Carpentry: Building Little Chippies

"Who said carpentry was only for grown-ups?"

• With close supervision, quality tools and the right materials, children can benefit greatly from trying their hand at carpentry.

• Not only do they have the chance to be creative and construct something that interests them, but they can also learn a variety of new skills (not to mention, use some 'adult' tools!).

Benefits of Carpentry

Among other things, carpentry helps children:

  • be creative in a three-dimensional way
  • develop hand–eye coordination
  • learn pre-maths and science skills (e.g. understanding size, length, weight, force and balance)
  • develop planning and problem-solving skills
  • learn safe handling of tools.

Dramatic Play & Carpentry

Although the carpentry table isn't an appropriate place to play (in the usual sense), it is an opportunity to be creative and take on the role of a builder, using real tools, which is usually the domain of an adult. This is an expression of dramatic play.

Dramatic play is important because it helps develop social and language skills; allows the expression of positive and negative feelings; teaches children to negotiate, take turns and resolve conflict; and helps children make sense of the world.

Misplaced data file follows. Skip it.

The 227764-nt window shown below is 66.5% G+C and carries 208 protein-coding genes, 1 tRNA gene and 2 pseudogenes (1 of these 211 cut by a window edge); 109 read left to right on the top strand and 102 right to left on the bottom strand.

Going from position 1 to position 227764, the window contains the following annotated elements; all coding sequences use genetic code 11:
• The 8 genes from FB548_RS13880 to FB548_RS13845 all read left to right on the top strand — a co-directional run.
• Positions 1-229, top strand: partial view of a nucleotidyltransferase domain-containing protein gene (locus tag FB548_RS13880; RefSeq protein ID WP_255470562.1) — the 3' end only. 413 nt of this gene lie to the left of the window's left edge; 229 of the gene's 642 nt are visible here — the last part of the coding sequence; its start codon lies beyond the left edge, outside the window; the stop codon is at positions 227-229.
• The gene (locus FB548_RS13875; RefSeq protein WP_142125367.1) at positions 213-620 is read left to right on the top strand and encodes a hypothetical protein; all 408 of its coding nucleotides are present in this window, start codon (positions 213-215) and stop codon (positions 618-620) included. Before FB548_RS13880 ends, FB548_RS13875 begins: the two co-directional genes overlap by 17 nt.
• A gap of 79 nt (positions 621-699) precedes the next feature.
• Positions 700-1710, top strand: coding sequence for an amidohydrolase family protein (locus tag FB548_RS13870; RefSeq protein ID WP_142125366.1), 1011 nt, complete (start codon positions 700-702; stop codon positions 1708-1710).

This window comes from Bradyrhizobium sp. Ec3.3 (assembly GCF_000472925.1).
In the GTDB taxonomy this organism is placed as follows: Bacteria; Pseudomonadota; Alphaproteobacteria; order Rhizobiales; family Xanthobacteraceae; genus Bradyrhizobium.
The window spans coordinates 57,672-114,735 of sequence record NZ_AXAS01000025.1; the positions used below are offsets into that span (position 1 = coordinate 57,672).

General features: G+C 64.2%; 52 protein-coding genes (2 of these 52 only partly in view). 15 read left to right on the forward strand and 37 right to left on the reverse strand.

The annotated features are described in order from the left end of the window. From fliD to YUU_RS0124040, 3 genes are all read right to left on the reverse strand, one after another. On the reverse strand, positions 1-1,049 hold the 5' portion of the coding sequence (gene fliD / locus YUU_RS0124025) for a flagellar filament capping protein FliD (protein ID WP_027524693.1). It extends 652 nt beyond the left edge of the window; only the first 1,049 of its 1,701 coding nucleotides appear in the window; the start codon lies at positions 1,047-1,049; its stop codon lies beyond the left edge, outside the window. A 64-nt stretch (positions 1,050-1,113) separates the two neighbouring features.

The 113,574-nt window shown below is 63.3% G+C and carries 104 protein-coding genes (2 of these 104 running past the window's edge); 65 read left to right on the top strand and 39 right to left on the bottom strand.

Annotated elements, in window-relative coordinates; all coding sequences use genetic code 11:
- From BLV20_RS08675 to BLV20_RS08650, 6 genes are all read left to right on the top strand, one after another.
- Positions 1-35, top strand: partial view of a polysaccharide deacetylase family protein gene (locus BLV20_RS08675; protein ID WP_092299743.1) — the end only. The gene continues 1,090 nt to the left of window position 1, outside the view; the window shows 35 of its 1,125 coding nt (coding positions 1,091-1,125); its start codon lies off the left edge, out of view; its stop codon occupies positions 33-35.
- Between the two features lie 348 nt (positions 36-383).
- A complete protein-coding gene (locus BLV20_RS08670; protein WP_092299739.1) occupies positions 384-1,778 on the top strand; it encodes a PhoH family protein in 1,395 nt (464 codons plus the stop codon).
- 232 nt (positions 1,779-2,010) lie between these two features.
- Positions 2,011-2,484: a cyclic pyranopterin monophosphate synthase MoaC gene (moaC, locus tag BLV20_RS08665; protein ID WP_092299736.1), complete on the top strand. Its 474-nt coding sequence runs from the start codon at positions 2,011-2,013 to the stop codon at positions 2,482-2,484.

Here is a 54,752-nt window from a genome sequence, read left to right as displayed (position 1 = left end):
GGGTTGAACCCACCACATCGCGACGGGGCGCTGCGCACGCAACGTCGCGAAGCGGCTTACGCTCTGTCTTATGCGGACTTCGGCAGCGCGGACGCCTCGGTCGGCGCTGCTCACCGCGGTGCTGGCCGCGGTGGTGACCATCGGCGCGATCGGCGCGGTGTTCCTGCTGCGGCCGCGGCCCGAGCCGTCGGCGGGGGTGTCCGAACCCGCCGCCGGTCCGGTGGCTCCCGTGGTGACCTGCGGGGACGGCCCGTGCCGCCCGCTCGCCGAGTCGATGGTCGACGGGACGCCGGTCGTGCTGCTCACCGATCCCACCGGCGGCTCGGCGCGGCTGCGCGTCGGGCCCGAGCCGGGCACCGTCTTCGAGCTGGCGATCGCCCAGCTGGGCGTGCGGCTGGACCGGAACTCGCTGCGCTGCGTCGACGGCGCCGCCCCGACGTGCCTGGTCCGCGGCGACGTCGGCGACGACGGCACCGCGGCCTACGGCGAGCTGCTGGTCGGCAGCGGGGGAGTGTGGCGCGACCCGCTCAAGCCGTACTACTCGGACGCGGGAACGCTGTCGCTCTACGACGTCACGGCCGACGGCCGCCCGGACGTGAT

Ideas For Carpentry

Practising basic skills, such as hammering, sawing, gluing and measuring
Screwing a hinge onto two pieces of wood
Nailing bottle caps onto pieces of wood
Creating a "machine collage" by nailing or screwing (safe) bits and pieces taken from old appliances (computers, telephones, hairdryers) to a board  
Painting/decorating carpentry projects
Attaching different sized bolts to a piece of wood so children can match nuts to them
Starting very young children with pop stix. They can cut, glue and decorate them. They may enjoy just using scrap timber as building blocks, too.
Building a simple car (bottle tops are good for wheels)
Going on a trip to see a house being built
Arranging chunks of wood or sorting screws
Sawing (or drilling through) a piece of cardboard
Hammering Match Stix (the pretend ones) into playdough

Essential equipment

Playcentre recommends the following as a minimum for early learning centres:

Sturdy carpentry table (to accommodate four children)
Sturdy sawbench
Storage for wood, tools and nails
Suitable wood
Hammers – claw
Hand drills and bits
Screwdrivers and screws (flat head and Phillips)
Vices (one could be a G-clamp)
Nails (recommended Bright Zinc)
PVA glue (wood strength)

See the Playcentre basic equipment list


Aside from the basic materials needed for carpentry, you can add countless other interesting materials to inspire creativity:

Scraps of leather or vinyl
Paint, natural dyes, crayons
Bottle tops
Cup hooks
Stapler and staples
Egg cartons
Nuts and bolts
Rubber bands
Rug scraps


  • Safety first! Supervision, shoes, safety equipment etc.
  • Use proper, good quality adult equipment that works.
  • Teach children the names of tools, and their proper use and care.
  • Limit the number at the workbench to one or two.
  • Involve the girls too!

Te Whāriki & Carpentry

Carpentry relates particularly to Strands 3 and 5 of Te Whāriki, which are Contribution/Mana Tangata and Exploration/Mana Aotūroa.

To learn more about Te Whāriki, visit the website.


Child Care Lounge was the source for some of the ideas in this article.

Our thanks to the Auckland Playcentre Shop for permission to use this article. Great play starts here.